How do oil filters work?
Early internal combustion engines did not use oil filters and, coupled with the poor quality of oil available at the time, vehicles required frequent oil changes. Eventually, the first full-flow oil filtration system was developed. Basically, this arrangement allowed for the oil to flow through the filter before it reached the critical working components inside the engine.
So far so good, but there was (and still is) a big caveat: The vast majority of pressurized lubrication systems found in internal combustion engines incorporate some form of filter by-pass to protect the engine from starvation under certain circumstances. A good example is a very cold weather. In this situation, if the oil is too thick, it is allowed to bypass the filter. Oil can also bypass the filter when the filter is plugged. Because of these events, oil is sometimes not filtered, even when the engine is fitted with a full-flow oil filter.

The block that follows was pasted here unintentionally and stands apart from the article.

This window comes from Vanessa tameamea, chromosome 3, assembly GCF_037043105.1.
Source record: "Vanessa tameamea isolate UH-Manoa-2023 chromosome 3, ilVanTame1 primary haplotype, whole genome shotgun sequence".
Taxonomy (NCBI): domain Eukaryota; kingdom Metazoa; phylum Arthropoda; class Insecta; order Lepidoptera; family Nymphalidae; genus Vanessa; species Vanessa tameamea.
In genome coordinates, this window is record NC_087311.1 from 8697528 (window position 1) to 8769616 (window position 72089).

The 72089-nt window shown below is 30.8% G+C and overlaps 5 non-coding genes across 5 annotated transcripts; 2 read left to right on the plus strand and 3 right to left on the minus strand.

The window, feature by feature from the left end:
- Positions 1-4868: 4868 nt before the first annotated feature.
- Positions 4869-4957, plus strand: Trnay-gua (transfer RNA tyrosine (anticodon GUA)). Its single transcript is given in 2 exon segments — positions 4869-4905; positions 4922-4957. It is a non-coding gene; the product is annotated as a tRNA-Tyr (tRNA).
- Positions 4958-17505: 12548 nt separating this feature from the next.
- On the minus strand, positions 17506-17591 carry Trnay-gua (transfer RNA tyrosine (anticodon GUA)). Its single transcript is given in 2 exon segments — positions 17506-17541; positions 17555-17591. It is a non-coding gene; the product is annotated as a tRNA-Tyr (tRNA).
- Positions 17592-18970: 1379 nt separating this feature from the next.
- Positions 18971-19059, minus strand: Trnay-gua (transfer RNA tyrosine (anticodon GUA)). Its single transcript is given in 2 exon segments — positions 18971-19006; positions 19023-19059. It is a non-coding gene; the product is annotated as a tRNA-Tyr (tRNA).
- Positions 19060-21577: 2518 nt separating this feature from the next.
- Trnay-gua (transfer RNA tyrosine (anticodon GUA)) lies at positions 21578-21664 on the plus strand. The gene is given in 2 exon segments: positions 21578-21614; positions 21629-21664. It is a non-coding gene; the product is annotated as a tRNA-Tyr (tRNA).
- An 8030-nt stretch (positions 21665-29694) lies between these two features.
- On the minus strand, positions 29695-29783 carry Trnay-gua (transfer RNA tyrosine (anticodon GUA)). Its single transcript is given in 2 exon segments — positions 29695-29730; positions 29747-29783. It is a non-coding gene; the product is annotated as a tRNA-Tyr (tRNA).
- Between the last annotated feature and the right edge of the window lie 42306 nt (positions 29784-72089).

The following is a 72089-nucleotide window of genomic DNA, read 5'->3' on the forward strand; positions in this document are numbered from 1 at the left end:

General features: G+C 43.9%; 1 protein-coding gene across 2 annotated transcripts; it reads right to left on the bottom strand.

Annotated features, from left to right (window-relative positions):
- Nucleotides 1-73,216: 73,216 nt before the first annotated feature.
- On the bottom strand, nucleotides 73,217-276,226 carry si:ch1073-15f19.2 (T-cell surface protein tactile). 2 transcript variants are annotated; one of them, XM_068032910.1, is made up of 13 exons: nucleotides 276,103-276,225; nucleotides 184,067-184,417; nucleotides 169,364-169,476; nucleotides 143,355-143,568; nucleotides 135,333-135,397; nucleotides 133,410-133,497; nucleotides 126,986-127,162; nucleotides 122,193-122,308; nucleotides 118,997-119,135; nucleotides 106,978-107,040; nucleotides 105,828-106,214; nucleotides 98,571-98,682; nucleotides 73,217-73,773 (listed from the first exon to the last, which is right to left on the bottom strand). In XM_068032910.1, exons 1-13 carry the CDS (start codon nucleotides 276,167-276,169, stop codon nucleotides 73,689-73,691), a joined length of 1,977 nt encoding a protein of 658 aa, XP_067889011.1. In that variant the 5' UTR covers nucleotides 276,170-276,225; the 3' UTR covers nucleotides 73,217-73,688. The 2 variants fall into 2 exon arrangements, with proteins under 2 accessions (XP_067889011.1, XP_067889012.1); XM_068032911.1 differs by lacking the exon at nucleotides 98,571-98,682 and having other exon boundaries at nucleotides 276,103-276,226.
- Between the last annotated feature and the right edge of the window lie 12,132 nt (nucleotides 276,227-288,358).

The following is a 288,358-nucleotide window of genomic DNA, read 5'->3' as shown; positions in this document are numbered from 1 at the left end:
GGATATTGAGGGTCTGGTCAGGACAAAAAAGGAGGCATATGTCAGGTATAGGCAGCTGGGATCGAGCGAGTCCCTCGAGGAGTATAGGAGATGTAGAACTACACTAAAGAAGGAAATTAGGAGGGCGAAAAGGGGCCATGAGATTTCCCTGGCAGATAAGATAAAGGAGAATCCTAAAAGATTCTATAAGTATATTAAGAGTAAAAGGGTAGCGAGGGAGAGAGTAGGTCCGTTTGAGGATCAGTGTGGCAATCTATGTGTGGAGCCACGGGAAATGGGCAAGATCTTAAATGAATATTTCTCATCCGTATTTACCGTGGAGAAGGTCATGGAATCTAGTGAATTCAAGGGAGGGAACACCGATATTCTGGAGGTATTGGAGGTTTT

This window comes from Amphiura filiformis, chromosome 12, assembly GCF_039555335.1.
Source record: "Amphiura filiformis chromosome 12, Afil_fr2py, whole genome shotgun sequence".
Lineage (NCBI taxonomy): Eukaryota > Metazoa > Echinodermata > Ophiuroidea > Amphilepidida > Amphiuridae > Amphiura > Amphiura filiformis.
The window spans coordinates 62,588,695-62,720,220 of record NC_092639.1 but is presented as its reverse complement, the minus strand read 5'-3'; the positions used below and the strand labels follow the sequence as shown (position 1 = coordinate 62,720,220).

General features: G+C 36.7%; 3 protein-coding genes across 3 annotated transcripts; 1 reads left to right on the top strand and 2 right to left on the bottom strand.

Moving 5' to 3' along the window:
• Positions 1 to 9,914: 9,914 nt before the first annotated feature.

In operation, oil enters the oil filter through a series of small holes on the outer edge of the base flange. The oil is then directed through the filter, eventually making an exit into the engine through the large center hole. Most modern oil filters are equipped with an anti-drain-back valve. This is often some form of rubber membrane that covers the perimeter holes in the base flange. The membrane is forced aside as oil enters the filter case. When the engine is not running, the rubber membrane covers the holes. Obviously, the anti-drain back valves maintain oil within the filter. In turn, they prevent engine dry starts (when the engine is started with no oil).